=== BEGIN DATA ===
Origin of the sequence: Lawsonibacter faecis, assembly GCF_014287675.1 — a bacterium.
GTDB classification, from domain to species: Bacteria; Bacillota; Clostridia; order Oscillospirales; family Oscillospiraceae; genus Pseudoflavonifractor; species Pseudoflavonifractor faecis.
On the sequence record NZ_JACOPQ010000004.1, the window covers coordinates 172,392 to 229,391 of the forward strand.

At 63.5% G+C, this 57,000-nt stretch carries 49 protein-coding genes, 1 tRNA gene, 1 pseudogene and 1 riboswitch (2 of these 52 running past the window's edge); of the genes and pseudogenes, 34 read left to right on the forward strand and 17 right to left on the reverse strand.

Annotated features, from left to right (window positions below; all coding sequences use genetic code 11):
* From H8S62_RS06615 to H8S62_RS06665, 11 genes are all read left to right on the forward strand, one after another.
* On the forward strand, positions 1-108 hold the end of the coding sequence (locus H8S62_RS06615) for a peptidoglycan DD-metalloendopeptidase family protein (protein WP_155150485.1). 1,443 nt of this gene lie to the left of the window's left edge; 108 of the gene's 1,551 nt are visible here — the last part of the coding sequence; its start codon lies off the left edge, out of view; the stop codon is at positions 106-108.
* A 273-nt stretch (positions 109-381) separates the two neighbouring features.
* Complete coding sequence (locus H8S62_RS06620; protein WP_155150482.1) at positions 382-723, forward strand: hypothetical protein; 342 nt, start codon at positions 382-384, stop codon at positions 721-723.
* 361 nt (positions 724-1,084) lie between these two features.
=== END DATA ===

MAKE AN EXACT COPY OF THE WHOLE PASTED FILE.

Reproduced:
Origin of the sequence: Lawsonibacter faecis, assembly GCF_014287675.1 — a bacterium.
GTDB classification, from domain to species: Bacteria; Bacillota; Clostridia; order Oscillospirales; family Oscillospiraceae; genus Pseudoflavonifractor; species Pseudoflavonifractor faecis.
On the sequence record NZ_JACOPQ010000004.1, the window covers coordinates 172,392 to 229,391 of the forward strand.

At 63.5% G+C, this 57,000-nt stretch carries 49 protein-coding genes, 1 tRNA gene, 1 pseudogene and 1 riboswitch (2 of these 52 running past the window's edge); of the genes and pseudogenes, 34 read left to right on the forward strand and 17 right to left on the reverse strand.

Annotated features, from left to right (window positions below; all coding sequences use genetic code 11):
* From H8S62_RS06615 to H8S62_RS06665, 11 genes are all read left to right on the forward strand, one after another.
* On the forward strand, positions 1-108 hold the end of the coding sequence (locus H8S62_RS06615) for a peptidoglycan DD-metalloendopeptidase family protein (protein WP_155150485.1). 1,443 nt of this gene lie to the left of the window's left edge; 108 of the gene's 1,551 nt are visible here — the last part of the coding sequence; its start codon lies off the left edge, out of view; the stop codon is at positions 106-108.
* A 273-nt stretch (positions 109-381) separates the two neighbouring features.
* Complete coding sequence (locus H8S62_RS06620; protein WP_155150482.1) at positions 382-723, forward strand: hypothetical protein; 342 nt, start codon at positions 382-384, stop codon at positions 721-723.
* 361 nt (positions 724-1,084) lie between these two features.